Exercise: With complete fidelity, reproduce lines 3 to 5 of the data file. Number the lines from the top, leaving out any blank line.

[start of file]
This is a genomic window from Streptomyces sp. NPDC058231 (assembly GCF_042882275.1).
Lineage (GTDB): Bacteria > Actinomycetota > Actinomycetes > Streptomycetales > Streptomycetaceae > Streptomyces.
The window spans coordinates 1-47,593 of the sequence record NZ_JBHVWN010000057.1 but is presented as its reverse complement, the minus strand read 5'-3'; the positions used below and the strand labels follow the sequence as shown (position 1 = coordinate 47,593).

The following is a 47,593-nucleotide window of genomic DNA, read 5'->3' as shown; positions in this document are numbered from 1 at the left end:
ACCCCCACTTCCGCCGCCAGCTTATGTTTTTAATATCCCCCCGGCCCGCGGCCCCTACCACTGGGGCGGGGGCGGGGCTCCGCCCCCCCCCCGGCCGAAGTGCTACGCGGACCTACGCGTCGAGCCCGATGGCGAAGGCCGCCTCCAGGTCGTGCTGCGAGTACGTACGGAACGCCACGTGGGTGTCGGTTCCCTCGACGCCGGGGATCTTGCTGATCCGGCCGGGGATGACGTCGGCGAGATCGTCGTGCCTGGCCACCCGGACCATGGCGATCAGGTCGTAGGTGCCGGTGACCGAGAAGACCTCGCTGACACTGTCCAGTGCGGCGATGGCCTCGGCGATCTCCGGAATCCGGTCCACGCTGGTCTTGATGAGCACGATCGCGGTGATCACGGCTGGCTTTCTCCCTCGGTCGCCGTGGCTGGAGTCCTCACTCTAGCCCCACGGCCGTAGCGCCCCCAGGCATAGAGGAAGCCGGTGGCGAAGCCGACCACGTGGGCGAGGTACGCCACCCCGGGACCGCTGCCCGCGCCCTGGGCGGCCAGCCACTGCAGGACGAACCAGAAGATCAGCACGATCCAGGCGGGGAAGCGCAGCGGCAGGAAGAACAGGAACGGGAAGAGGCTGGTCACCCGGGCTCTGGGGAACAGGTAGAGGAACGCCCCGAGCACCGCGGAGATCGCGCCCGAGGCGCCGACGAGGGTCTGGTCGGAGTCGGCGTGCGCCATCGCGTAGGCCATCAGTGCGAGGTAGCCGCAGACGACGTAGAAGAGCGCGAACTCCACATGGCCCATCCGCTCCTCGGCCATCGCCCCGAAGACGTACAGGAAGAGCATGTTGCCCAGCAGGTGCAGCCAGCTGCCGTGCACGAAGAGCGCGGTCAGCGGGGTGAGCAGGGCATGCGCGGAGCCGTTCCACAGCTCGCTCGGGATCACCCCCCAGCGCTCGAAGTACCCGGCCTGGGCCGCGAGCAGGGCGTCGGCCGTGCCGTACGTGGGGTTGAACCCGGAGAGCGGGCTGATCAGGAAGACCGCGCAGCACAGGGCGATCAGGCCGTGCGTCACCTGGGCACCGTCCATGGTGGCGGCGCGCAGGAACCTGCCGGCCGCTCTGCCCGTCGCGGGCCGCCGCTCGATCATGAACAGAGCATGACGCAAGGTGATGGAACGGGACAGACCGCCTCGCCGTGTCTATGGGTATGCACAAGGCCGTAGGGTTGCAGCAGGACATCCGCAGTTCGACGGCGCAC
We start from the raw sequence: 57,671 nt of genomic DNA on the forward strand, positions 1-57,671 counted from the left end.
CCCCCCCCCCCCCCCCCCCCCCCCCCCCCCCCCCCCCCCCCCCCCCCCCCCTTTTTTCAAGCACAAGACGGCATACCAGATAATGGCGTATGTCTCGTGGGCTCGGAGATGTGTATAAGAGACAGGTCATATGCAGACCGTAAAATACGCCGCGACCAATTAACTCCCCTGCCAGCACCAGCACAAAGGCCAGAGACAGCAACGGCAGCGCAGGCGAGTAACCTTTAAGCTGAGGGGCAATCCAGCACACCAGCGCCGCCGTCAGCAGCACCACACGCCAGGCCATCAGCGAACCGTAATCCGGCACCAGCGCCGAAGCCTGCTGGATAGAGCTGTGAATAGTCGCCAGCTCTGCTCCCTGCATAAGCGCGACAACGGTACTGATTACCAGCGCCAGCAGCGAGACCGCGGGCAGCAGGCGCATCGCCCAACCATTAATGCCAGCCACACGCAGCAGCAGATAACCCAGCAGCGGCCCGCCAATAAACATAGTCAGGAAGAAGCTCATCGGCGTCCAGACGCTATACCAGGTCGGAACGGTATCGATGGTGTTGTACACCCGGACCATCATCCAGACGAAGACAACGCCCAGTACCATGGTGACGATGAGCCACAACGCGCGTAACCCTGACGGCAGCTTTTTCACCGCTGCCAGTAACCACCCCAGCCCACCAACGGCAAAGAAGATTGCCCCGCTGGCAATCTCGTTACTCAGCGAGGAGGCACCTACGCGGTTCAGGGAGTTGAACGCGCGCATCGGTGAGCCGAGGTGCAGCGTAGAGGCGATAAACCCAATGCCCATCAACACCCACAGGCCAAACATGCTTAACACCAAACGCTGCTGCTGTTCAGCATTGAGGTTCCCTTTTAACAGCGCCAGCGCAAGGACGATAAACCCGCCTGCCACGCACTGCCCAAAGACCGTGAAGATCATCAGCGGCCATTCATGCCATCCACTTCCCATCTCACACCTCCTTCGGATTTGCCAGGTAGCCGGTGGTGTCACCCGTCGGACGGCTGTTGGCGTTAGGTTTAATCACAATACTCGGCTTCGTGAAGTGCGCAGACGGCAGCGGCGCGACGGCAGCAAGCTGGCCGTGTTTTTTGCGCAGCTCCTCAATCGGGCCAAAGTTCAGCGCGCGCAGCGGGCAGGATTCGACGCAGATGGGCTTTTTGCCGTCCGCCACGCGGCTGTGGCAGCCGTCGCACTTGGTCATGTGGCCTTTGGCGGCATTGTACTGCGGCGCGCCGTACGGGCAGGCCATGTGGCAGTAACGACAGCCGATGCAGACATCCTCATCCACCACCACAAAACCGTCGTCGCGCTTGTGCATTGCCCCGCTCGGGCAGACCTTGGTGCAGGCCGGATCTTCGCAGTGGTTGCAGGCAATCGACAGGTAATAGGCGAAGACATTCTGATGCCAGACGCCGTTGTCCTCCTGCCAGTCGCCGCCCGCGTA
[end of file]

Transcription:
The window spans coordinates 1-47,593 of the sequence record NZ_JBHVWN010000057.1 but is presented as its reverse complement, the minus strand read 5'-3'; the positions used below and the strand labels follow the sequence as shown (position 1 = coordinate 47,593).

The following is a 47,593-nucleotide window of genomic DNA, read 5'->3' as shown; positions in this document are numbered from 1 at the left end:
ACCCCCACTTCCGCCGCCAGCTTATGTTTTTAATATCCCCCCGGCCCGCGGCCCCTACCACTGGGGCGGGGGCGGGGCTCCGCCCCCCCCCCGGCCGAAGTGCTACGCGGACCTACGCGTCGAGCCCGATGGCGAAGGCCGCCTCCAGGTCGTGCTGCGAGTACGTACGGAACGCCACGTGGGTGTCGGTTCCCTCGACGCCGGGGATCTTGCTGATCCGGCCGGGGATGACGTCGGCGAGATCGTCGTGCCTGGCCACCCGGACCATGGCGATCAGGTCGTAGGTGCCGGTGACCGAGAAGACCTCGCTGACACTGTCCAGTGCGGCGATGGCCTCGGCGATCTCCGGAATCCGGTCCACGCTGGTCTTGATGAGCACGATCGCGGTGATCACGGCTGGCTTTCTCCCTCGGTCGCCGTGGCTGGAGTCCTCACTCTAGCCCCACGGCCGTAGCGCCCCCAGGCATAGAGGAAGCCGGTGGCGAAGCCGACCACGTGGGCGAGGTACGCCACCCCGGGACCGCTGCCCGCGCCCTGGGCGGCCAGCCACTGCAGGACGAACCAGAAGATCAGCACGATCCAGGCGGGGAAGCGCAGCGGCAGGAAGAACAGGAACGGGAAGAGGCTGGTCACCCGGGCTCTGGGGAACAGGTAGAGGAACGCCCCGAGCACCGCGGAGATCGCGCCCGAGGCGCCGACGAGGGTCTGGTCGGAGTCGGCGTGCGCCATCGCGTAGGCCATCAGTGCGAGGTAGCCGCAGACGACGTAGAAGAGCGCGAACTCCACATGGCCCATCCGCTCCTCGGCCATCGCCCCGAAGACGTACAGGAAGAGCATGTTGCCCAGCAGGTGCAGCCAGCTGCCGTGCACGAAGAGCGCGGTCAGCGGGGTGAGCAGGGCATGCGCGGAGCCGTTCCACAGCTCGCTCGGGATCACCCCCCAGCGCTCGAAGTACCCGGCCTGGGCCGCGAGCAGGGCGTCGGCCGTGCCGTACGTGGGGTTGAACCCGGAGAGCGGGCTGATCAGGAAGACCGCGCAGCACAGGGCGATCAGGCCGTGCGTCACCTGGGCACCGTCCATGGTGGCGGCGCGCAGGAACCTGCCGGCCGCTCTGCCCGTCGCGGGCCGCCGCTCGATCATGAACAGAGCATGACGCAAGGTGATGGAACGGGACAGACCGCCTCGCCGTGTCTATGGGTATGCACAAGGCCGTAGGGTTGCAGCAGGACATCCGCAGTTCGACGGCGCAC